This excerpt is from the first two posts in a series; both were published back in May 2006. Phil draws out the foundational doctrines encapsulated in 2 Corinthians 5:21.
Second Corinthians 5:21 is one of my favorite verses of Scripture: "For he hath made him to be sin for us, who knew no sin; that we might be made the righteousness of God in him."
The whole gospel message is contained in embryo in those words. That short statement is crucial to our understanding of the nature of the atonement, the doctrine of justification by faith alone, and the twin principles of imputation and substitution. It teaches great truths about the character of God, the sinlessness of Christ, and the simplicity of salvation. It summarizes the core truth of biblical soteriology. It has important implications for Christology. And it even says something about theology proper, because it plainly assumes the sovereignty of God, the love of God, the justice of God, and the grace of God.
This is one of those crystal-clear verses that helps us make sense of all the rest of Scripture. It helps explain the significance of the priestly and sacrificial laws of the Old Testament. It thoroughly illuminates the meaning of the cross of Christ. It reminds us why Christ is the only way of salvation from sin. It shows why no good works performed by sinners could ever contribute an iota to their salvation. And it demonstrates how salvation was accomplished for us without any of our own works—and yet in a way that completely fulfilled God's law, upheld His justice, and vindicated His own righteousness.
In other words to borrow an expression from Romans 3:26, here is how God can "be just, and the justifier of [those who believe] in Jesus." This text explains how God can pardon sinners and treat them as righteous without compromising His own impeccable righteousness or lowering His perfect standards in any way.
Historic Protestantism was born out of Luther's realization that the doctrine of justification by faith is the heart of the gospel. That conviction of Luther's has always been part of the fabric of Protestant belief. That's a stubborn fact of history that tends to rankle some folks today who insist that the central principles of historic Reformed theology—starting with sola fide—are outdated and too narrow and therefore need to yield to "a more generous, catholic spirit."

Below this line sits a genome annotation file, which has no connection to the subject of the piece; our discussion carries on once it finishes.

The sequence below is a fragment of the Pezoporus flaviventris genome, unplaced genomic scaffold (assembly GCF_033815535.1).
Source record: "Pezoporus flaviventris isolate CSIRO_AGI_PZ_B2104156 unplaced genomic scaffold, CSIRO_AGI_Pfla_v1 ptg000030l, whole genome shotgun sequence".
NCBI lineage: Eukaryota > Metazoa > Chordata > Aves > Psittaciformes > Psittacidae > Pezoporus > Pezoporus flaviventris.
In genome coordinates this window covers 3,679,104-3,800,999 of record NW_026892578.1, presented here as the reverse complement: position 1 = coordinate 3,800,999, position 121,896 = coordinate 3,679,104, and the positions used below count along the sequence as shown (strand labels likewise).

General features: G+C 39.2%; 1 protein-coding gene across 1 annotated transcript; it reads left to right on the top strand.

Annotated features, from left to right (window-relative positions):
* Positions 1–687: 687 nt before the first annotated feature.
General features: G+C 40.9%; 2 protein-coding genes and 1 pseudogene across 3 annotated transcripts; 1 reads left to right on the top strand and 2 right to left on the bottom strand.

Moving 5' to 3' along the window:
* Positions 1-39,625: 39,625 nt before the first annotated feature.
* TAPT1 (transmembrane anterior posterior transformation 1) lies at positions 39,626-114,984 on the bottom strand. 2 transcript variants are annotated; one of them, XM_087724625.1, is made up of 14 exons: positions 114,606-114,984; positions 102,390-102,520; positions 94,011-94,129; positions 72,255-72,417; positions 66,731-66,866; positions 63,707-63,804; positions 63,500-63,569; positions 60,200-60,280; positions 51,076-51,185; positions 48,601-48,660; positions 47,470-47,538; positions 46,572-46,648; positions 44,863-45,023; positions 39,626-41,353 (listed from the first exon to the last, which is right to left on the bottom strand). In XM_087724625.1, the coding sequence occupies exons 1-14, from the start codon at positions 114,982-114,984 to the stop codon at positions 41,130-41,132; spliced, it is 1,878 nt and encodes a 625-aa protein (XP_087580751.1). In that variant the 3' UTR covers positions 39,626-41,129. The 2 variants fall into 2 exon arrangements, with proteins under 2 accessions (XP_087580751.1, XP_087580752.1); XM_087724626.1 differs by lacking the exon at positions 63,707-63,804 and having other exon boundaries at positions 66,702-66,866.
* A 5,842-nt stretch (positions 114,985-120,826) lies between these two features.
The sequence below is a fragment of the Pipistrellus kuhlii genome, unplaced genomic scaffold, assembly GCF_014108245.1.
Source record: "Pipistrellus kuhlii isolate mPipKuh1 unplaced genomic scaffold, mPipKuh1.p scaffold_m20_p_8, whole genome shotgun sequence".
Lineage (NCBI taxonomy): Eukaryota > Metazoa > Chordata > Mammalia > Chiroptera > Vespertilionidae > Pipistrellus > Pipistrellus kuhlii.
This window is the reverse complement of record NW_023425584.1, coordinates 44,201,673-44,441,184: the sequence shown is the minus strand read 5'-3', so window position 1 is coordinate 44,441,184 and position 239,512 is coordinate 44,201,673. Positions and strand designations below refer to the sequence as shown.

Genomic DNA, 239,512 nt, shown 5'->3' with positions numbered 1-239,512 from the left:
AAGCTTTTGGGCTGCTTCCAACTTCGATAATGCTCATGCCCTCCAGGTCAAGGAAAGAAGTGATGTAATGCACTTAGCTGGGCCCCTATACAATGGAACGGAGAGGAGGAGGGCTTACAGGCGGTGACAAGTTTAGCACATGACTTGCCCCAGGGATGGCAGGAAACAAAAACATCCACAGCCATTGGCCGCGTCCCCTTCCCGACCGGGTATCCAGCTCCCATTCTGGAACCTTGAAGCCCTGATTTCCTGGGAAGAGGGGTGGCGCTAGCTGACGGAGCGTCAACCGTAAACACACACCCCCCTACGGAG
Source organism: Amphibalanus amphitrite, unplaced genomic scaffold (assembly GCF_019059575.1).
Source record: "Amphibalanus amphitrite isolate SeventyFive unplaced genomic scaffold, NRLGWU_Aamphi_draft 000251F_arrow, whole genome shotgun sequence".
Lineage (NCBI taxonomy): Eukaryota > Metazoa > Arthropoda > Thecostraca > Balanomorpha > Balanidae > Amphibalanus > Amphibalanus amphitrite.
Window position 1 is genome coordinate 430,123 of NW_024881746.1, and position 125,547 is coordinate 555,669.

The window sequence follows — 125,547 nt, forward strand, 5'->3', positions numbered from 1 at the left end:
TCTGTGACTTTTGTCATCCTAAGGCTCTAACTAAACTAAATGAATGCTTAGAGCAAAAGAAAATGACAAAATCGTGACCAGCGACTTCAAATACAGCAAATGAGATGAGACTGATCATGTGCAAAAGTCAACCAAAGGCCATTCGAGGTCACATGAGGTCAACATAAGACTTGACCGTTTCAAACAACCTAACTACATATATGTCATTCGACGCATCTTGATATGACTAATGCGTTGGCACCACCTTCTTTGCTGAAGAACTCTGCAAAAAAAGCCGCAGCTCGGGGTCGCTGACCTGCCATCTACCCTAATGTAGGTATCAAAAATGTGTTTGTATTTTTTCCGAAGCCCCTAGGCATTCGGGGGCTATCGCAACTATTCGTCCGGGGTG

Luther called justification the doctrine by which the church stands or falls. Calvin called it the principal hinge of religion. Every other major reformer likewise accorded sola fide the same kind of importance.
Actually, the word "importance" doesn't do it justice. Historic Protestantism has regarded justification by faith as the central distinctive and most essential truth of the gospel.
[N]o single verse of Scripture is more clear about this than 2 Corinthians 5:21. The verse is Paul's simple one-sentence summary of the message he proclaimed as an ambassador of Christ. It explains precisely what he meant when he said in 1 Corinthians 2:2, "I determined not to know anything among you except Jesus Christ and Him crucified."
Here, in Paul's own words, is the heart of the true ambassador's message. This is Paul's own explanation of precisely what he meant when he spoke of preaching "Jesus Christ, and him crucified." In other words, this is Paul's most succinct summary of the heart of the gospel: "He made Him who knew no sin to be sin for us, that we might become the righteousness of God in Him" (2 Corinthians 5:21).